School is just around the corner for college students, and Better Business Bureau Serving Southern Arizona is cautioning University of Arizona students and faculty to be on guard against identity theft and Internet fraud, as well as several unique scams targeting universities.
The Federal Trade Commission received more identity theft complaints from 20-29 year-old consumers than any other age group in 2013. This continued a trend in recent years that has seen college-aged consumers victimized by identity thieves at a higher rate than older Americans.
This is one of the many reasons that university campuses have turned into popular hunting grounds for identity thieves and Internet fraudsters. The FBI’s Internet Crime Complaint Center- www.ic3.gov- recently called attention to several different scams they have seen that target universities, students, and faculty across the country:
- Spear phishing e-mails are being sent to university employees that appear to be from their employer. The e-mail contains a link and claims some type of issue has risen requiring them to enter their log-in credentials. Once employees provide their user name and password, the perpetrator accesses the university’s computer system to redirect the employees’ payroll allocation to another bank account. The university employees’ payroll allocations are being deposited into students’ accounts. These students were hired through online advertisements for work-at-home jobs, and provided their bank account information to the perpetrators to receive payment for the work they performed.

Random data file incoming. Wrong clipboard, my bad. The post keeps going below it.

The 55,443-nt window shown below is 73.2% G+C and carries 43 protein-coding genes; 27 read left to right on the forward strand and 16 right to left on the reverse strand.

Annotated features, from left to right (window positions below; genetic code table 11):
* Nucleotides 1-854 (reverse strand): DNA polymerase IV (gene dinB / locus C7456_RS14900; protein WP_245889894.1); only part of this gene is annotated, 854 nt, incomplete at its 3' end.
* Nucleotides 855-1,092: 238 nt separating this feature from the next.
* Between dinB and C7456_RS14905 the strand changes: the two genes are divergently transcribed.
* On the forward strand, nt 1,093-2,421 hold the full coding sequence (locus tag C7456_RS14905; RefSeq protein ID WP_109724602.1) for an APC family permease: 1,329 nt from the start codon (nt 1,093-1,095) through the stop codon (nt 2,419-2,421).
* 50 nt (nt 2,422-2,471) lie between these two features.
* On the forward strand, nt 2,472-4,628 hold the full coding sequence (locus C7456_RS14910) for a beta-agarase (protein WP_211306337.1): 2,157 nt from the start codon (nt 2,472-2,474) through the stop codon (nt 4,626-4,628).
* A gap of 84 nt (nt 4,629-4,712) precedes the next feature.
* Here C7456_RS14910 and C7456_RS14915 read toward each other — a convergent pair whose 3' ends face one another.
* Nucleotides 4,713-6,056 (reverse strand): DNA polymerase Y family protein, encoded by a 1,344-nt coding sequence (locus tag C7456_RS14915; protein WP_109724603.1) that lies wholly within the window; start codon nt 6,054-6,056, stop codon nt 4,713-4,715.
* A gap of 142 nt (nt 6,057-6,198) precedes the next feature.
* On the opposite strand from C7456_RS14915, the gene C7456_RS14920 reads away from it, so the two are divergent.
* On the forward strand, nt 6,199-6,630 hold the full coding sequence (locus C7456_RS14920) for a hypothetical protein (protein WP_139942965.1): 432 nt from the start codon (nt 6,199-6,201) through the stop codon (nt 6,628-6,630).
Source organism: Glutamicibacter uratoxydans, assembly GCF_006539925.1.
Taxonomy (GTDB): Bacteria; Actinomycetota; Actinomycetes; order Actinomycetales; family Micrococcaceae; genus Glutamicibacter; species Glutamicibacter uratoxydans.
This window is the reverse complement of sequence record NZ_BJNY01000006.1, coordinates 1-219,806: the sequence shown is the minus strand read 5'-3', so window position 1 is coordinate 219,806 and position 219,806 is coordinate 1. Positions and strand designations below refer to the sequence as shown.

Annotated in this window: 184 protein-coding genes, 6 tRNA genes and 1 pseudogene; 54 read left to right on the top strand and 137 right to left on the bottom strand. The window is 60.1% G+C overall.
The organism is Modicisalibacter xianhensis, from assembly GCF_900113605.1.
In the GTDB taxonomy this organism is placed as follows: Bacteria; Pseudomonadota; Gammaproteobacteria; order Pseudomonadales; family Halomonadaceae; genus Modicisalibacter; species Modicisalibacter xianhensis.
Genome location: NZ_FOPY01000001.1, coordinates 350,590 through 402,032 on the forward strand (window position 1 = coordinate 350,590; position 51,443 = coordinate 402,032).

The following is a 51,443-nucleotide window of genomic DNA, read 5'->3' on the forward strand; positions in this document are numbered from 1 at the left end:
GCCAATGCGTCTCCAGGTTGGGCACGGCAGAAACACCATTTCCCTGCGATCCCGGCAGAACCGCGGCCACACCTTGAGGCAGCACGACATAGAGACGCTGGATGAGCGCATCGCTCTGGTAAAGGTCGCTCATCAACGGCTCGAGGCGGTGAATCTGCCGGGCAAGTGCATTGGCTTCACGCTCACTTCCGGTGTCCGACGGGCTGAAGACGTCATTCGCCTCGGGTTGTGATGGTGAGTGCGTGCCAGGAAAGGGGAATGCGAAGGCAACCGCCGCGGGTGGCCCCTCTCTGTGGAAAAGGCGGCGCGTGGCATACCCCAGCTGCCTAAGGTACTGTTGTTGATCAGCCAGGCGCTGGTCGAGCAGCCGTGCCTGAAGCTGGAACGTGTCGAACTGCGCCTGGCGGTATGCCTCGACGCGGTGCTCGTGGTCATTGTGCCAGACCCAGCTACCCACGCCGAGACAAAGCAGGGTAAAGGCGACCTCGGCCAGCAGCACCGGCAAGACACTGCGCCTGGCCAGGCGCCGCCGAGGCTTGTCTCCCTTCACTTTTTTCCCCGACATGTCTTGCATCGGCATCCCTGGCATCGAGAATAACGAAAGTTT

- Scammers are posting online advertisements soliciting college students for administrative positions in which they would receive checks via the mail or e-mail. Students are directed to deposit the checks into their accounts, and then print checks and/or wire money to an individual. Students are never asked to provide their bank account information to the perpetrators.
- Hackers are gaining access to students’ university accounts, and stealing student loan money earmarked for tuition, textbooks, and living expenses.
- Perpetrators are obtaining professors’ Personally Identifiable Information (PII) and using it to file fraudulent income tax returns.
- Some universities have been victims of intrusions, resulting in the perpetrators being able to access university databases containing information on their employees and students.
BBB is a warning students and faculty to be extra careful when responding to emails, online advertisements or job postings this school year.
For more tips for how to avoid identity theft and online fraud, students can visit www.stopthinkconnect.org to learn more about how they can keep their identities safe online.